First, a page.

To investigate the accuracy and scientific validity of the current very low risk factor for hereditary diseases in humans following exposures to ionizing radiation adopted by the United Nations Scientific Committee on the Effects of Atomic Radiation and the International Commission on Radiological Protection. The value is based on experiments on mice due to reportedly absent effects in the Japanese atomic bomb (Abomb) survivors.
To review the published evidence for heritable effects after ionising radiation exposures particularly, but not restricted to, populations exposed to contamination from the Chernobyl accident and from atmospheric nuclear test fallout. To make a compilation of findings about early deaths, congenital malformations, Down’s syndrome, cancer and other genetic effects observed in humans after the exposure of the parents. To also examine more closely the evidence from the Japanese A-bomb epidemiology and discuss its scientific validity.
Nearly all types of hereditary defects were found at doses as low as one to 10 mSv. We discuss the clash between the current risk model and these observations on the basis of biological mechanism and assumptions about linear relationships between dose and effect in neonatal and foetal epidemiology. The evidence supports a dose response relationship which is non-linear and is either biphasic or supralinear (hogs-back) and largely either saturates or falls above 10 mSv.
We conclude that the current risk model for heritable effects of radiation is unsafe. The dose response relationship is non-linear with the greatest effects at the lowest doses. Using Chernobyl data we derive an excess relative risk for all malformations of 1.0 per 10 mSv cumulative dose. The safety of the Japanese A-bomb epidemiology is argued to be both scientifically and philosophically questionable owing to errors in the choice of control groups, omission of internal exposure effects and assumptions about linear dose response.
Keywords: Congenital malformation, Down´s syndrome, Environmental radioactivity, Internal radiation, Low level effects, Sex-ratio, Still birth
The most serious effects of ionizing radiation–hereditary defects in the descendants of exposed parents–had been already detected in the 1920s by Herman Joseph Muller. He exposed fruit flies–drosophila–to X-rays and found malformations and other disorders in the following generations. He concluded from his investigations that low dose exposure, and therefore even natural background radiation, is mutagenic and there is no harmless dose range for heritable effects or for cancer induction. His work was honoured by the Nobel Prize for medicine in 1946. In the 1950s Muller warned about the effects on the human genetic pool caused by the production of low level radioactive contamination from atmospheric tests .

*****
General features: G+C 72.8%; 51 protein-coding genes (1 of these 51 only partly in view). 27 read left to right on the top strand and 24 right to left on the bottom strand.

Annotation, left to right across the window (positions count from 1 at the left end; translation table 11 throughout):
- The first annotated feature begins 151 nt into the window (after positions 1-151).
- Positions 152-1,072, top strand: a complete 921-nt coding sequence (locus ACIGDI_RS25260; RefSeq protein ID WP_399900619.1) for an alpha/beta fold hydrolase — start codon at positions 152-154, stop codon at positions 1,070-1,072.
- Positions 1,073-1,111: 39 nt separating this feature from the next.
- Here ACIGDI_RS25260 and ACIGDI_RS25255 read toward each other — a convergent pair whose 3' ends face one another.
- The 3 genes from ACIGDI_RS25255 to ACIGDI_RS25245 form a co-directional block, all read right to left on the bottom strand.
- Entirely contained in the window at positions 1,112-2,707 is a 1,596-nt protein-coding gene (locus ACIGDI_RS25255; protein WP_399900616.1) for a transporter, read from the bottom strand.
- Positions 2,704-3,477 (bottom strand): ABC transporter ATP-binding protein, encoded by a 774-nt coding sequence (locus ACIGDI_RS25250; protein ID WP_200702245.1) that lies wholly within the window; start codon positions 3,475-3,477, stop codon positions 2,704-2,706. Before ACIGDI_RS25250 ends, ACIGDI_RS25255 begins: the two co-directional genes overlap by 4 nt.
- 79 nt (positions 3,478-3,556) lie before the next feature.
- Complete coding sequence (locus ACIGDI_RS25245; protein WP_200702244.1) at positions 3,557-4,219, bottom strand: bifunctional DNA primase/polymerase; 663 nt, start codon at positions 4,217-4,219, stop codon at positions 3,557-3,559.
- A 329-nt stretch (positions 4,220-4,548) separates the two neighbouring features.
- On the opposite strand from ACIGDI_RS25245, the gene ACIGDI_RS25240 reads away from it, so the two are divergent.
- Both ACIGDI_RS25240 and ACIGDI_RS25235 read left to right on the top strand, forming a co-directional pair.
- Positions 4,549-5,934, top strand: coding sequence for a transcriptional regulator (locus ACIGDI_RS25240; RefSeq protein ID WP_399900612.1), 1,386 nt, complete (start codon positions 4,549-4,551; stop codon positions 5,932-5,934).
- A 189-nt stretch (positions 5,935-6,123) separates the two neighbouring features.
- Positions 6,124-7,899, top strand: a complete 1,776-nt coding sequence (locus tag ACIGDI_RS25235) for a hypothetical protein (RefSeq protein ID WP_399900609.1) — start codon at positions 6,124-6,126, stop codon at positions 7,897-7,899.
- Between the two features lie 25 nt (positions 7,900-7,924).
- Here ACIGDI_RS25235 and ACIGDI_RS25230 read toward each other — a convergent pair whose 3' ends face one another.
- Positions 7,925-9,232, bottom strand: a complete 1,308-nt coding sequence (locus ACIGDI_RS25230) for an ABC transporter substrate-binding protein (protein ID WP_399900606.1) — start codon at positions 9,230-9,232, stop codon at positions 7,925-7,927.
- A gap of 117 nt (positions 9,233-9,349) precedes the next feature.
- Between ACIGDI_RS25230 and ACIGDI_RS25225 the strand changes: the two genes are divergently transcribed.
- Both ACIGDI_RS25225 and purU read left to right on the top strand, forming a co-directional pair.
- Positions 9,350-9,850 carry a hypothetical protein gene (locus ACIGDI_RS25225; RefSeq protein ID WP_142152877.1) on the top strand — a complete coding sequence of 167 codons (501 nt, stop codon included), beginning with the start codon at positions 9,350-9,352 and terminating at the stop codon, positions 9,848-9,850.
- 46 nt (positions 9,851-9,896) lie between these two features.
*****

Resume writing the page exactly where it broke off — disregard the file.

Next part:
The International Commission on Radiological Protection (ICRP) recently decreased its risk estimate for heritable damage in 2007 [2,3]. Its Detriment Adjusted Nominal Risk Coefficient for radiation heritable effects in an exposed population was reduced from the previous 1990 value of 1.3% Sv-1 to 0.2% Sv-1 a greater than 6-fold reduction. The ICRP approach is based on a linear relation between dose and end-point, measured as heritable disease at or before birth. Evidence and arguments which we will present suggest that this linear assumption is invalid and that the ICRP value is unsafe when applied to the chronic low dose internal exposure range.
The belief that heritable consequences of radiation were negligible followed from studies of the Japanese survivors of the atomic bomb (A-bomb) explosions in Hiroshima and Nagasaki in 1945. The American-Japanese Institute in Hiroshima, Atomic Bomb Casualty Commission (ABCC), did not apparently find mutations in the descendants of the survivors. Therefore the ICRP derive its current risk figure from experiments in mice. The result corresponds to the evaluation by the United Nations Scientific Committee on the Effects of Atomic Radiation (UNSCEAR committee) .
We will show that the current model for genetic effects of exposure is unsound and we present a more realistic one based on data. We will begin by pointing to some serious problems with the ABCC studies of genetic effects in the A-bomb survivors. These may be classed under four Error Types.
Type 1. The dose response problem. For genetic damage, increasing dose will not linearly increase effects since at high doses there will be sterility or fetal loss .
Type 2. The external/internal problem. The dose of interest is the energy delivered to the germ cells and their precursors. This may be much higher for internal radionuclides with affinity for DNA (strontium-90 [Sr-90], barium-140, uranium) .
Type 4. Bias in the analysis of or presentation of data from the ABCC results. There have been a number of serious criticisms of the ABCC and later studies of cancer effects. The genetic studies were criticised by De Bellefeuille  who demonstrated the existence of significant genetic effects including sex-ratio and malformations which had been “lost” through the choice of analysis. However, De Bellefeuille’s observations were ignored by the risk agencies. The issue will be returned to in the discussion section.
Together these raise major doubts over the belief, expressed in ICRP103, Appendix B.2.01 , that “Radiation induced heritable disease has not been demonstrated in human populations.”